so my husband wants to buy thuja occidentalis- northern white cedar to block out the neighbor since they are a good deal at the store and already 8 feet tall, where the spruce i wanted costs the same price for 3 feet tall. But we live in northern montana, bigfork, zone 3. the internet says the cedar needs humid climates. i'm wondering if it would grow here well, and also, if not, why would they sell it at the store??
I have zero idea about your specific plant question. But it's been my experience that stores -- especially national chains stores, you don't say what store in your question -- are utterly shameless about selling inappropriate species for the local conditions.
Around here, the shining bad example is Bartlett pears. It's the most common pear sold at big box stores, because people are familiar with it in the grocery story and will buy it. But it's extremely susceptible to fire blight, which is everywhere in these parts. You can't hardly grow it at all around here unless you've got the equipment to do many iterations of foliar sprays on your trees. But still they offer it instead of the many more resistant pear varieties that people may not have heard of.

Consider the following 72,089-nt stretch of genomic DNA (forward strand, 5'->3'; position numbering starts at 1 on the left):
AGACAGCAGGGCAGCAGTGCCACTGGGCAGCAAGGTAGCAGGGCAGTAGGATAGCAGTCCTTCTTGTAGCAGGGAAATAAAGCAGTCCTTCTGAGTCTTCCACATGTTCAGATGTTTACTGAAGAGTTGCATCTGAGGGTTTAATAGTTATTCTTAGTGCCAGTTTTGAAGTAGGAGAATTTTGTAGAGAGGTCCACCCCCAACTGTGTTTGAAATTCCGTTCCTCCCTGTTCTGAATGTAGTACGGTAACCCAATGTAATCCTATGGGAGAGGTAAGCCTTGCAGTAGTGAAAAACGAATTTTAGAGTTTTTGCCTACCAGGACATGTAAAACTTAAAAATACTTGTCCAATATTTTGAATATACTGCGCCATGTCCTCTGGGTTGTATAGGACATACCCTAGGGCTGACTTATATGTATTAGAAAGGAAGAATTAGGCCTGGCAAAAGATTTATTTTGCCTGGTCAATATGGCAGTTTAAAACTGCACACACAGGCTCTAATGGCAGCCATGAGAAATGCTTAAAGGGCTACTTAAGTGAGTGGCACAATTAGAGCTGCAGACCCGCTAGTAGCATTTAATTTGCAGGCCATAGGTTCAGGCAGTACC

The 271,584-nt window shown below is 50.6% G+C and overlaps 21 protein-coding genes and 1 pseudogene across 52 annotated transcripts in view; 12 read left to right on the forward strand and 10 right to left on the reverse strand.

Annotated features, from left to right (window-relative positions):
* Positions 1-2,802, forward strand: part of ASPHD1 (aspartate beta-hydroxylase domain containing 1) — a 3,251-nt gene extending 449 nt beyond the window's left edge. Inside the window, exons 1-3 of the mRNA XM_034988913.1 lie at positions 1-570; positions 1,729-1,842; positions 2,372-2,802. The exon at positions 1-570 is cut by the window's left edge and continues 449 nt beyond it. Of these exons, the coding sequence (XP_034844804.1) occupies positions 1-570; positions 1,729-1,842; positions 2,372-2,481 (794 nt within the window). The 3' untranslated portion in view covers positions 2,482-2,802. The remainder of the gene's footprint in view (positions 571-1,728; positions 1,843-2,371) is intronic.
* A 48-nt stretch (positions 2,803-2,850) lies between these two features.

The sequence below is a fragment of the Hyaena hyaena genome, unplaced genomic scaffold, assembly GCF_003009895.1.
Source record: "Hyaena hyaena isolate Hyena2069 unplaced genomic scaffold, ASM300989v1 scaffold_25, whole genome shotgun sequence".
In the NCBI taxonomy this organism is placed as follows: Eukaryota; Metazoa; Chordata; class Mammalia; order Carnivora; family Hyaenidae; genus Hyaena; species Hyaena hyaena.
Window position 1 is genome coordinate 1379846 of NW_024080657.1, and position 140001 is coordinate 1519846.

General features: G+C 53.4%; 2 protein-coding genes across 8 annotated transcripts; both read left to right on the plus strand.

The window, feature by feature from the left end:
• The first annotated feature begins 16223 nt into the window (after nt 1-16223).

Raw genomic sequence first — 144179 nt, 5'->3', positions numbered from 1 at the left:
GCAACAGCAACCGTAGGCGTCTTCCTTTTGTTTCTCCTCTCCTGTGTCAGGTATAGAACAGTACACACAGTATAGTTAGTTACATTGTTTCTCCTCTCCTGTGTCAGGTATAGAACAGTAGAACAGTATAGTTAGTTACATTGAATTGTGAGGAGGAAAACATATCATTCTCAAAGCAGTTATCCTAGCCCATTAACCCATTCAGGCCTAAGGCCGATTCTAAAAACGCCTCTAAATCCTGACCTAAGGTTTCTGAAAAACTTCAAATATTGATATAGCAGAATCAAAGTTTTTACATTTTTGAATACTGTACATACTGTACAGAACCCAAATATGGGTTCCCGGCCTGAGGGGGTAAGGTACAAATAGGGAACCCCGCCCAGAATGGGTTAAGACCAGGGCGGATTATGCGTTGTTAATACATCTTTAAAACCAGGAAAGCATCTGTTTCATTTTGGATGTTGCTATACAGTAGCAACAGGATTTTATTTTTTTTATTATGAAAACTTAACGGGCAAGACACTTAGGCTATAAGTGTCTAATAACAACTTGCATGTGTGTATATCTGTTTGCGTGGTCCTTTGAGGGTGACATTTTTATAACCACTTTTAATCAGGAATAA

Risa Sibbitt wrote:i'm wondering if it would grow here well, and also, if not, why would they sell it at the store??
Because there's always someone out there who'll buy it without doing their homework.
I rather doubt you'll have much luck in Montana with a tree whose list of common names includes "swamp cedar" unless you're prepared to do a lot of irrigating. I don't know how Bigfork compares to Missoula for precip, but if I remember correctly Missoula gets about 11 inches a year, which is barely half of the LOW end of the precip range in its native habitat according to the USDA Forest Service's fact sheet on T. occidentalis.
You might try scrounging around for Thuja plicata (western redcedar) seedlings, which are native to your area. When I lived in northern Idaho all of the riparian areas were crawling with it. Would probably still require some irrigation if it wasn't close to a water body, but much less than T. occidentalis, I would think.
Today I will do what others won't, so tomorrow I can do what others can't.
posted 3 years ago
thanks for all your input. i asked the nursery lady and she said that although they grow "ok" here, the deer eat them like candy.... which is not what we want. so we are looking at a different species. appreciate your thoughts
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